A-Day has been hailed as an historic opportunity for fund mangers by the head of the Investment Management Association (IMA) this morning.
Speaking at the Financial Services Authority’s Asset Management Conference, Richard Saunders, IMA chief executive, says A-Day will provide the investment industry with the opportunity to introduce “greater competition, new products and real benefits for consumers”.
Saunders says it is widely acknowledged that pension provision in the future is increasingly going to be in the form of personal pensions and occupational defined contribution schemes, adding fund mangers could have an increasingly important role to play in this market as a result.
He has also called into question the perception that life assurance is the natural route for pensions provision saying the accumulation phase in a personal pension is clearly a savings contract and not a life insurance one. Saunders blames the perception on what he calls ”an historically unlevel regulatory playing field”, particularly with reference to tax rules and habit.
While the first of these is being removed next year with the introduction of pensions simplification on 6 April, the second will need removing by the investment industry, Saunders says.
He calls the eligibility of housing and other assets for investment in personal pensions post A-Day a “sideshow” saying: “It may be that some individuals at the margin will choose to put such assets in their pension schemes. But that will simply reduce the scope for including other and more appropriate assets for investments for retirement - such as funds.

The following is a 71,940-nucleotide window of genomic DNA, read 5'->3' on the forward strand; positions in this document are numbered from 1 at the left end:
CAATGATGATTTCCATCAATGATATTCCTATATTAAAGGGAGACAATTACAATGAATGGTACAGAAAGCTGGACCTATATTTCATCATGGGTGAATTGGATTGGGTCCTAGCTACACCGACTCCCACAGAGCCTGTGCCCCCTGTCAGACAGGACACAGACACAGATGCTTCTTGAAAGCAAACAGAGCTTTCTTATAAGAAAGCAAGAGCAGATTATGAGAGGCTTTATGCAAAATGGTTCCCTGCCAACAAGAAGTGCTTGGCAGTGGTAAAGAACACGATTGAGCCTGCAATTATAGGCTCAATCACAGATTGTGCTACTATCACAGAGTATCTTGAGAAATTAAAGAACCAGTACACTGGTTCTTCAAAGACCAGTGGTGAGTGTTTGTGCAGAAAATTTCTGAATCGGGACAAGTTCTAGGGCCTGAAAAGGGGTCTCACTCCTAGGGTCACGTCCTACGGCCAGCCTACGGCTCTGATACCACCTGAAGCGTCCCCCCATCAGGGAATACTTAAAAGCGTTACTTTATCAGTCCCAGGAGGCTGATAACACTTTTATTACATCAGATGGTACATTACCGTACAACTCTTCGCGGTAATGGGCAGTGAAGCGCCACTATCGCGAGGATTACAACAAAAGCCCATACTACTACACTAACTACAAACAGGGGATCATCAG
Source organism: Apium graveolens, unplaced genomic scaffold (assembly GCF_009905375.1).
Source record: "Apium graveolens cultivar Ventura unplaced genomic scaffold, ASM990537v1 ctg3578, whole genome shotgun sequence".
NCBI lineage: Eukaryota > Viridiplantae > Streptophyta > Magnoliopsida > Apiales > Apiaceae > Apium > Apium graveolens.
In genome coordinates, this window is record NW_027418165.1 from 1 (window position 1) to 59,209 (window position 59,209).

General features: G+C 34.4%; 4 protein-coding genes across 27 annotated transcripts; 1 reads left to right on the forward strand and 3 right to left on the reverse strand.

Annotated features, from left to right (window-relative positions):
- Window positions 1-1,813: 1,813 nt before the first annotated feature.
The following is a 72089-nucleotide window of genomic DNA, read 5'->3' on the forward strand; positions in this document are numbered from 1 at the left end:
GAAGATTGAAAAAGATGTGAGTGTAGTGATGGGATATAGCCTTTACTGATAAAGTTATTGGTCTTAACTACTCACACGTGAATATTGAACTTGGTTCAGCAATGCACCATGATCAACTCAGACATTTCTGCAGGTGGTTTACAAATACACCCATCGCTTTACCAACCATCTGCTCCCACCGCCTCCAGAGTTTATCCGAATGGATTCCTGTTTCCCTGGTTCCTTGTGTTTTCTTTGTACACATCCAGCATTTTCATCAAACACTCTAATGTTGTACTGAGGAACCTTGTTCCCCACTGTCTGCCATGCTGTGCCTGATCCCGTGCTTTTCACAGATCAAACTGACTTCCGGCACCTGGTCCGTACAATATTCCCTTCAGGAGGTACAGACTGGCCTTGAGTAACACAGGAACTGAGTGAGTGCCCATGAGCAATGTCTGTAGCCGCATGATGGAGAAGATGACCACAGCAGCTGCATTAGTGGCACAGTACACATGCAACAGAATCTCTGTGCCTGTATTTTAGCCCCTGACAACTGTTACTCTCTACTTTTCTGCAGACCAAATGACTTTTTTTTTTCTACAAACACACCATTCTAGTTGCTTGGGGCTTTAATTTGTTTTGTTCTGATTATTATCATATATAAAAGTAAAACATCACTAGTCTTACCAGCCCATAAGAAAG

The IMA will be presenting the Turner Commission on pensions industry reform with a detailed paper outlining its response to a request for ideas on how to deliver low cost individual retirement accounts within the state system.
The IMA will propose a public-private partnership, which it says could deliver the benefits of individual investment at significantly lower cost. The paper builds on a consultation document entitled Investing in Savers produced by the IMA last autumn in which it called for a single tax regime of 15% for retail investors in place of the current seven tax regimes for funds.
Saunders has also drawn attention to the growth of Dublin and Luxembourg as alternative fund centres to London, largely because of UK tax rules. He argues that if the rules had not led institutional money market funds and exchange-traded funds offshore, then the UK fund industry would be 50% bigger than it is today.
And in a warning to the government he says the current antiquated approach to taxing trading and investment is unable to cope with modern asset management techniques, saying reform of these rules would be: “the single biggest contribution the Treasury could make to fostering the UK as a global asset management centre."
If you have any comments you would like to add to this story or would like to speak to its author about a similar subject, telephone Matthew West on 020 7484 9893 or email [email protected].IFAonline
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